Chief Evaluation Officer and Evaluation and Assessment Capability Section Head (Acting)
email@example.com | 703-292-4525
Talk to me about
- Merit Review studies, reports, and pilots
- PI and reviewer customer experience surveys
- NSF’s Learning Agenda and annual evaluation plan
- Integrating strategy, planning, and measurement
Erika Rissi is the Chief Evaluation Officer and Evaluation and Assessment Capability Section Head (Acting) at the National Science Foundation where she leads policy analyses to study and develop evidence-based recommendations for enhancing the NSF merit review process. She is also responsible for development of the agency’s Learning Agenda and annual evaluation plan, ensuring that evidence-building activities are focused on the most pressing questions to help NSF advance its mission. Ms. Rissi has had numerous NSF positions that brought together her experience in strategy design, strategy execution, and operations. She oversaw the strategy for modernizing NSF's legacy proposal and award management processes and systems and was the business lead for Research.gov. She designed and led a process for creating an agency reform plan, Renewing NSF, that incorporated ideas generated through agency-wide brainstorming sessions. Ms. Rissi developed surveys administered to 100,000 NSF customers to measure satisfaction, identify end-user critical IT needs, and evaluate changes to NSF’s process for the merit review of proposals. Prior to joining NSF, she held positions as a strategy management consultant with firms focused on public sector clients, including Grant Thornton, SRA International, and Touchstone Consulting Group, where she advised C-level executives on grants management and policy, human capital, financial management, and agency management and operations. Ms. Rissi earned a B.A. in music from Yale University.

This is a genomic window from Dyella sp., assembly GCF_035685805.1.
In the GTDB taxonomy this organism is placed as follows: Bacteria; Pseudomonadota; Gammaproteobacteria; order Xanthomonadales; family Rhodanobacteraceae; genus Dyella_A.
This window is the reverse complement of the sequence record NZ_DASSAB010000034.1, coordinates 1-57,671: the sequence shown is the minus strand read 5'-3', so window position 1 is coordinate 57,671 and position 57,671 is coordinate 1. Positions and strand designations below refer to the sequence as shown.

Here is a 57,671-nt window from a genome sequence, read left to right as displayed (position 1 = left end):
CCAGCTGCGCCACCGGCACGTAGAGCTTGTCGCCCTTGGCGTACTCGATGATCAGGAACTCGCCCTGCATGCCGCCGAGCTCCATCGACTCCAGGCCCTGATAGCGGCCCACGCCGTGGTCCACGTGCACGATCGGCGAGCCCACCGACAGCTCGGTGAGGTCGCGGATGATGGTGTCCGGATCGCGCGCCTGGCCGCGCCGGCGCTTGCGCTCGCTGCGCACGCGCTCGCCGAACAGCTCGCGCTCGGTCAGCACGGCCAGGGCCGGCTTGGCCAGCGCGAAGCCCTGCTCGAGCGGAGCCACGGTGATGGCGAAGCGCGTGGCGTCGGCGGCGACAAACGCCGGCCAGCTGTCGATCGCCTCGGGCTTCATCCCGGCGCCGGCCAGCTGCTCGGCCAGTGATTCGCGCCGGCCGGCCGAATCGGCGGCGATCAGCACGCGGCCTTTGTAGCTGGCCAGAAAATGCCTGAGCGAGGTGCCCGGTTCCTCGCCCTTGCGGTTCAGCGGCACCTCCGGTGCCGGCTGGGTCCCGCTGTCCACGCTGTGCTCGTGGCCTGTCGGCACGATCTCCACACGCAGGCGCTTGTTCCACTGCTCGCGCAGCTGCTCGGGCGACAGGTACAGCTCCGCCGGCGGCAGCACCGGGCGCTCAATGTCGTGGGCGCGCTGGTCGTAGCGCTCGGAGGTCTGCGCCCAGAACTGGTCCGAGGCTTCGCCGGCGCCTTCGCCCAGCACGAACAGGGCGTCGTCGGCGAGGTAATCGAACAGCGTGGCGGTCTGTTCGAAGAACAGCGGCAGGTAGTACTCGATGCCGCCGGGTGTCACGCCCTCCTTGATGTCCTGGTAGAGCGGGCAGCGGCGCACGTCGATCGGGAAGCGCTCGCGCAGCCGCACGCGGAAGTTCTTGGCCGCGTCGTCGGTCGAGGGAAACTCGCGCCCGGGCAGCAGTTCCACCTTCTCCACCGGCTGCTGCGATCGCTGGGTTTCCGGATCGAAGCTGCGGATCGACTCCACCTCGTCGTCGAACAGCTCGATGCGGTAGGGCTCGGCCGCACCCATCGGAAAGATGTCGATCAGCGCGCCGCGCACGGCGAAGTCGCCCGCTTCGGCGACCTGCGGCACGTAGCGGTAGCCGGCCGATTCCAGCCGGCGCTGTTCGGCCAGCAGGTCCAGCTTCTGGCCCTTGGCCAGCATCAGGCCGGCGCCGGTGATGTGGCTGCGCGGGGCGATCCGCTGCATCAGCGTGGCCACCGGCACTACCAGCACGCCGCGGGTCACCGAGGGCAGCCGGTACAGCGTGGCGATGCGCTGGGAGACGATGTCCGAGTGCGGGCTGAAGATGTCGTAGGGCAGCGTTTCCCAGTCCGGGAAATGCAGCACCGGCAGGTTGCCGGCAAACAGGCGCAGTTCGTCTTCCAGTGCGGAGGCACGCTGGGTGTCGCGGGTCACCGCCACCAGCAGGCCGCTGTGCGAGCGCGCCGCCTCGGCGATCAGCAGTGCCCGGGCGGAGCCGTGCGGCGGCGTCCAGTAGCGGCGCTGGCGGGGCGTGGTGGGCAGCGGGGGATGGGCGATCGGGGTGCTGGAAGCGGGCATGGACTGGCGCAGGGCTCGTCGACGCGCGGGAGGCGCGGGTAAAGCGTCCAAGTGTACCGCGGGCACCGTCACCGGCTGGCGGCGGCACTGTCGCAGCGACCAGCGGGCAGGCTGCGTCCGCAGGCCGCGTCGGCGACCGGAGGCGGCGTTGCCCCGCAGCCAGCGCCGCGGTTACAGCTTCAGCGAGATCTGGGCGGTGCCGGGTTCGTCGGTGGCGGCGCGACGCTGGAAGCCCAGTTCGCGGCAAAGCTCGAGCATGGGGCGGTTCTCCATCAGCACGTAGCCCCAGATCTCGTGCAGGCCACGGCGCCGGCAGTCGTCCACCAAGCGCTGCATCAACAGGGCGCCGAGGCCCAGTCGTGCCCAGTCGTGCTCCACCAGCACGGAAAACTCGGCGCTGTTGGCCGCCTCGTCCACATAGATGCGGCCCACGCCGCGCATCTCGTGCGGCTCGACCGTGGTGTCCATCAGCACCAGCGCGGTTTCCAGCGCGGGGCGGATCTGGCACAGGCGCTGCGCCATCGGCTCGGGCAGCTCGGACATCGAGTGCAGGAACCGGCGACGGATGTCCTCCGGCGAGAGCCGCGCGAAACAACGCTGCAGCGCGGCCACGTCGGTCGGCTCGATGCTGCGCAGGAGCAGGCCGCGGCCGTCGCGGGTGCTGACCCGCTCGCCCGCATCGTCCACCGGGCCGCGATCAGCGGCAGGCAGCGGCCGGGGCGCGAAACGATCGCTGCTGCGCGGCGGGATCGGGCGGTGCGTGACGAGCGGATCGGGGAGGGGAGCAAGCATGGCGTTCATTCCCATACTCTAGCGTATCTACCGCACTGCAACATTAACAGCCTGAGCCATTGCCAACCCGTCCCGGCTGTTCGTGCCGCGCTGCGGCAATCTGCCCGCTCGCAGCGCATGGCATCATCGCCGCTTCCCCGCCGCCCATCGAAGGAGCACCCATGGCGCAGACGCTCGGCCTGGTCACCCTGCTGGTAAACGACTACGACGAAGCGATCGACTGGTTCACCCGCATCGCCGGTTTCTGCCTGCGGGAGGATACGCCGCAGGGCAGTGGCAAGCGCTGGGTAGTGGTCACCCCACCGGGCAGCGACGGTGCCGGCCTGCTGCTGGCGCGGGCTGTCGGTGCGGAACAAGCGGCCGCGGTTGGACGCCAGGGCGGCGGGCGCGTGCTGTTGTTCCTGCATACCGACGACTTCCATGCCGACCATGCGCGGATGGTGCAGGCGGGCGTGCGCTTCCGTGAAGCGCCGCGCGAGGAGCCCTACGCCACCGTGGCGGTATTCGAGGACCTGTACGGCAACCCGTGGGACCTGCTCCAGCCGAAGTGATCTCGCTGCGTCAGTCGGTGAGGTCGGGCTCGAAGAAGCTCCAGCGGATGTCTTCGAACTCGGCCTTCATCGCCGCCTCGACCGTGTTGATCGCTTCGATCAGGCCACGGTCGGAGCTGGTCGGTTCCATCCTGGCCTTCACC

Senior Advisor for Strategy and Evaluation (Acting)
firstname.lastname@example.org | 703-292-4693
Talk to me about
- Merit review process and policies
- Interdisciplinary and convergence science program design and oversight
- Advisory, oversight, and governance boards and committees
Greg Anderson is Acting Senior Advisor for Strategy and Evaluation at the National Science Foundation, on detail from Section for Arctic Sciences in NSF’s Office of Polar Programs. Since joining NSF in 2009, he has served in multiple roles leveraging his expertise in multidisciplinary Earth science, major facility oversight, and planning and managing complex scientific programs. He has been responsible for multidisciplinary and convergence research programs; overseen two of NSF’s major facilities and one independent center; participated in multiple agency-wide groups focused on NSF’s merit review process, workforce, and facilities oversight; and was a member of interagency groups on natural hazards, Earth-observing satellite needs, and Arctic sciences. He served for three years as co-Executive Secretary for the National Science Board Subcommittee on Facilities and Committee on Awards and Facilities and 18 months as Section Head for Integrated Activities in the Division of Earth Sciences. More recently, he co-led a cross-NSF group that developed a decision support tool to assist agency staff and leadership in choosing an appropriate funding model for complex cross-organizational activities. He currently represents NSF as co-chair of the steering committee for the Interagency Arctic Research Policy Committee’s 2023-2025 Biennial Implementation Plan. Prior to joining NSF, Dr. Anderson held positions at the University of California, San Diego; US Geological Survey; UNAVCO; and the Swiss Federal Institute of Technology in Zürich. Dr. Anderson has a Ph.D. in Earth Sciences from the University of California, San Diego.
Christina Freyman, Ph.D.
email@example.com | 703-292-2835
Talk to me about
- Measurement of partnerships
- Metrics related to R&D
- Science policy
- Text analytics and other computational approaches to measurement